Do you like to read the same type of books all of the time?

What about writing?

Do you write in the same genre all the time?

gen·re

noun
 a category of artistic composition, as in music or literature, characterized by similarities in form, style, or subject matter. category, class, classification, group, set, listtype, sort, kind, breed, variety, style,model, school, stamp, cast, ilk
I love to read all sorts of books, from children’s picture books, bridge/crossover books for young readers, YA, thrillers, horror, romance and even a well-written erotica. So why would I want to pigeon-hole myself in my writing?clock-26112_640

Writing is what makes me tick.

I grow, as a writer, every time I write something. Whether it’s a post, prompt, short story or picture book I can feel my wings spreading.

However, there are pros and cons to writing in multiple genres.

Pros:
  • To find your voice.
  • To find your audience.

Cons:

  • Failure to do anything well.
  • Failure to build an audience.

Only you can decide when the time is right to dabble in other genres or to concentrate on just one.

But don’t let fear stop you.

There are many authors who cross genres. Some use a nom de plume, others don’t. I think it doesn’t matter. All that matters is that we write what makes us happy.
Ian Flemming famous for the James Bond books and films also wrote Chitty Chitty Bang Bang. Bet you have that song dancing in your head now. LOL Who would’ve guessed the same author that gave the world Gold Finger and 007 also gave us the flying car.
Dick Van Dyke, Sally Ann Howes, Adrian Hall an...
. (Photo credit: Wikipedia)

James Patterson is another writer that comes to mind. From the Alex Cross Series, The Women’s Murder Club Series, to the YA Maximum Ride Series is another versatile author.

What is the genre you prefer to write? Or read?

Tell me I’d love to know. You can find me in the comments section or click to write me or at Twitter @jeancogdell, Facebook at  jean.cogdell and Amazon.com, stop by and say hey! The lights are on and I’m waiting.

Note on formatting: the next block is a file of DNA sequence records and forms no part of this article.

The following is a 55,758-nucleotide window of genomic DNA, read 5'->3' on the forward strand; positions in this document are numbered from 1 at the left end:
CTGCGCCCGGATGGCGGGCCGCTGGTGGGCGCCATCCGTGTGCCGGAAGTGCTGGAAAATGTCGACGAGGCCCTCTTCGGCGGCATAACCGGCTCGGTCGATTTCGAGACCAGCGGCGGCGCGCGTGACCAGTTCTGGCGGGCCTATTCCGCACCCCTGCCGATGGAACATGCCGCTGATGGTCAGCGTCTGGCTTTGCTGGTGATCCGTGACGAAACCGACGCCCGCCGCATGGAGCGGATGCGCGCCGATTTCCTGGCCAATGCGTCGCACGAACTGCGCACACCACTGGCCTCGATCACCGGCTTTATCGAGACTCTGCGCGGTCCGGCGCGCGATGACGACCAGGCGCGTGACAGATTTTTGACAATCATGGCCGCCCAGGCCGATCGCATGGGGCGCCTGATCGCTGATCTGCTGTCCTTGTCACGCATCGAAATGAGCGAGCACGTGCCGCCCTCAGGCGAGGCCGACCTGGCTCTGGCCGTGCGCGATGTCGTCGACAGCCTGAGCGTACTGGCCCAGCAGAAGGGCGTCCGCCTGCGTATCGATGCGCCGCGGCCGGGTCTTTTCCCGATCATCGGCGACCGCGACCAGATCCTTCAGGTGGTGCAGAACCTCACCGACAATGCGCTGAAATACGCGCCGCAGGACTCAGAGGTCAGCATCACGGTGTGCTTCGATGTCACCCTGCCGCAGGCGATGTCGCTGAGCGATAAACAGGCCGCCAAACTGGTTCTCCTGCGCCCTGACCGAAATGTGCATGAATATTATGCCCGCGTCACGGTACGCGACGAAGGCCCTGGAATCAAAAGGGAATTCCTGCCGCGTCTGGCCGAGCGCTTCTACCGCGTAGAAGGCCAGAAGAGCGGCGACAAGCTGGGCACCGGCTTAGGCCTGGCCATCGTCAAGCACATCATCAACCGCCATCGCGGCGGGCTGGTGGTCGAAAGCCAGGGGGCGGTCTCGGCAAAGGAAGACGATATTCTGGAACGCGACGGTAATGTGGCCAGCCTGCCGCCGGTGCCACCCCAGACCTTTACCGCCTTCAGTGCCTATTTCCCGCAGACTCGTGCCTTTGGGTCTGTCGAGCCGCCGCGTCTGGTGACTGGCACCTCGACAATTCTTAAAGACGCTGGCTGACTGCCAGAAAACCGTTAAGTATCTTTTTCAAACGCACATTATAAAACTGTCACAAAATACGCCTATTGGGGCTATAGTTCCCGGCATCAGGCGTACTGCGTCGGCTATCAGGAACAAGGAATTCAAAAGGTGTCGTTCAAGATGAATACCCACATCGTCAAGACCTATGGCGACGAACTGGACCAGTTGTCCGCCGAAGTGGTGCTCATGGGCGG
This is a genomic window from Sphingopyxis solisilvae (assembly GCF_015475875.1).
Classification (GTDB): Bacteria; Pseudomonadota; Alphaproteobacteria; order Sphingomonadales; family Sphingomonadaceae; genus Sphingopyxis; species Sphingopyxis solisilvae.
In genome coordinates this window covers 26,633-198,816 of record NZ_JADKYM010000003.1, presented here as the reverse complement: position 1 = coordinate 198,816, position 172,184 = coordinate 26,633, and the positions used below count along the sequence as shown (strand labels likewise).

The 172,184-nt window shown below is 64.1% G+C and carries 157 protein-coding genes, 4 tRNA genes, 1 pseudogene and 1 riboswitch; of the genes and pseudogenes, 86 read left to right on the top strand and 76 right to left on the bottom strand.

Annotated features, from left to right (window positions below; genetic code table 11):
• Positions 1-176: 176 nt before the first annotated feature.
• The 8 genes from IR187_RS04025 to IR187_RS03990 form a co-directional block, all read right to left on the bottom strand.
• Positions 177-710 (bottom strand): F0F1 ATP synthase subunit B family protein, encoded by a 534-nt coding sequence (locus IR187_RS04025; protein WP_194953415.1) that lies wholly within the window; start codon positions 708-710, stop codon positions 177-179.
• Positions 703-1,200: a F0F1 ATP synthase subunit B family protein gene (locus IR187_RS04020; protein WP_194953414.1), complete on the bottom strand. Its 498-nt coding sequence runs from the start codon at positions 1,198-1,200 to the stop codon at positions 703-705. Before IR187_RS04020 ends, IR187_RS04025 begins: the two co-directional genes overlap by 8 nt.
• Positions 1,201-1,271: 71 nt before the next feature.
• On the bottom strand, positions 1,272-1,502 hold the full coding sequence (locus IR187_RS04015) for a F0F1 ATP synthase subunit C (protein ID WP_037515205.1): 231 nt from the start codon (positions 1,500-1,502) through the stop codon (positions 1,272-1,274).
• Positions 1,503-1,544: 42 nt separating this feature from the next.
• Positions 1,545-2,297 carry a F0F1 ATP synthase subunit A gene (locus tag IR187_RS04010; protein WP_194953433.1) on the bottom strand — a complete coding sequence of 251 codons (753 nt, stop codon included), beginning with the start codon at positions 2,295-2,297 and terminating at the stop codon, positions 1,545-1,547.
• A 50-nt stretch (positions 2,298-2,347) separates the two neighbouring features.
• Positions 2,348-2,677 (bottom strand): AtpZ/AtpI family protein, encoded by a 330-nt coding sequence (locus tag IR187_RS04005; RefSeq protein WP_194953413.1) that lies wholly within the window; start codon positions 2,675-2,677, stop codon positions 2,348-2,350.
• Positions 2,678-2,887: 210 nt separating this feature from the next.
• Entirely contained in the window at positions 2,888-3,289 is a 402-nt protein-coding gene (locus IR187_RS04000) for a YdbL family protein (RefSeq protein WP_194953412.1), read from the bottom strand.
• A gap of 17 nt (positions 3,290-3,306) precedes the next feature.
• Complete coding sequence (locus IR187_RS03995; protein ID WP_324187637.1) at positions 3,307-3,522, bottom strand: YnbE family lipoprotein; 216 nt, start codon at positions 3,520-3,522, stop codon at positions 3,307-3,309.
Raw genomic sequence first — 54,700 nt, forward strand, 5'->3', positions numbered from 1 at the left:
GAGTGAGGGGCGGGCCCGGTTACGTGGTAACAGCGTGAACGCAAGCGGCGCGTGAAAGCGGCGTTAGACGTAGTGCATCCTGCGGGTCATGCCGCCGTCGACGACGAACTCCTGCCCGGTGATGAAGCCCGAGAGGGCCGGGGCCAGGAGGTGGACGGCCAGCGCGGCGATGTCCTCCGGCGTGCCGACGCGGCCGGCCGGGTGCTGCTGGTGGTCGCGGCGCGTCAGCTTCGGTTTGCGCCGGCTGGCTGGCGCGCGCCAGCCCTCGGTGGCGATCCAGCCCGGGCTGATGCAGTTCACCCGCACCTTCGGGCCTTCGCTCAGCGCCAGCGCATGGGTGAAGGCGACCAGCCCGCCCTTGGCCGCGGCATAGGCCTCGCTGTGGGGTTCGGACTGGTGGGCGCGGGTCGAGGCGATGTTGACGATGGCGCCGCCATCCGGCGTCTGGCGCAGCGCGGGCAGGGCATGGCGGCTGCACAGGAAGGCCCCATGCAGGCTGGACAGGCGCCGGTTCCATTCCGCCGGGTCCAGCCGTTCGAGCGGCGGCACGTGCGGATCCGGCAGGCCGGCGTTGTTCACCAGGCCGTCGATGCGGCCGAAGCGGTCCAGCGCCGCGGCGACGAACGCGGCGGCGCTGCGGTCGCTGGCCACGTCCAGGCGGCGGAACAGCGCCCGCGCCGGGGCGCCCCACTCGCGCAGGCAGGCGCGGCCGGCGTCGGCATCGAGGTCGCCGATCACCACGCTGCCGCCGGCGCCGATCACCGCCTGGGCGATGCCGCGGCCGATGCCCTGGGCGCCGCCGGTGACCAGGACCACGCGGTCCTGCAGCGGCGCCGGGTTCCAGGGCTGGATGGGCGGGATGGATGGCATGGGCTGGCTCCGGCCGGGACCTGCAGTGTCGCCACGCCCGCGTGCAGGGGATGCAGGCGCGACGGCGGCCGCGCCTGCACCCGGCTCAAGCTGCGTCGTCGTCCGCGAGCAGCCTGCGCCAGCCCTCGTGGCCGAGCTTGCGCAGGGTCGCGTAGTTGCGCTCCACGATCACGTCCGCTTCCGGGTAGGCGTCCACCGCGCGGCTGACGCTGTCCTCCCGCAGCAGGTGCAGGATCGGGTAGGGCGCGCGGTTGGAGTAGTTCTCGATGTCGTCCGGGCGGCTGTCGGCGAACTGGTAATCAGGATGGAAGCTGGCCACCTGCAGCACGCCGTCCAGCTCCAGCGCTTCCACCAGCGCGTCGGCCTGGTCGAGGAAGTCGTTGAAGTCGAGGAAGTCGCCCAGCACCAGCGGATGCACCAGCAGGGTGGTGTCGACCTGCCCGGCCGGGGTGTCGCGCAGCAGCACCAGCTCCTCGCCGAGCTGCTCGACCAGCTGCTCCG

Please remember share this post with your Twitter peeps andFacebook fans.

Want more? Keep reading below. 

WHAT WE CAN LEARN FROM MULTI-GENRE AUTHORS By:

 10 FAMOUS AUTHORS WHO MADE UNLIKELY GENRE JUMPS  By

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18 thoughts on “Do you like to read the same type of books all of the time?

  1. The only way a writer can truly learn to write is to read in multiple genres, including books written purely as literature. It doesn’t have to be Joyce, but Hemingway and Flannery O’Connor, Jane Austen, Mark Twain and at least the Crying of Lot 49 if your’re not willing to tackle the long Pynchon books. Not to mention poetry such as ee cummings, Robert Frost and TS Eliot. It’s not a matter of liking now. It’s like really good craft beers and fine wines, you discover you like them because you challenge yourself to read them, even if some of them don’t quite do it for you.

    Nor could I write in one genre if I tried. A story doesn’t like to be defined by it’s Library of Congress or bookstore classification. Hence, a southwestern thriller (cigerettes, guns & beer), a dark fantasy (Raising Hell) and a YA novel about peer pressure and bullying (that also introducing high school students to critical thinking skills) (Seeing Jesus).

    Liked by 1 person

  2. The only genre I don`t read is gushy romance novels. When I write I cross genres, horror, urban and fantasy and somehow there always seems to be a dead body and a police man/woman involved so I guess that encompasses mystery as well lol.

    Liked by 1 person

  3. I’ve written mostly in the private detective genre. One of my novels was a terrorism thriller that was hard to write and research. I expected my research to result in a knock at the door by some big men in black SUVs. My short story collection, however, is in four completely different genres and those stories were fun to write.

    Liked by 1 person

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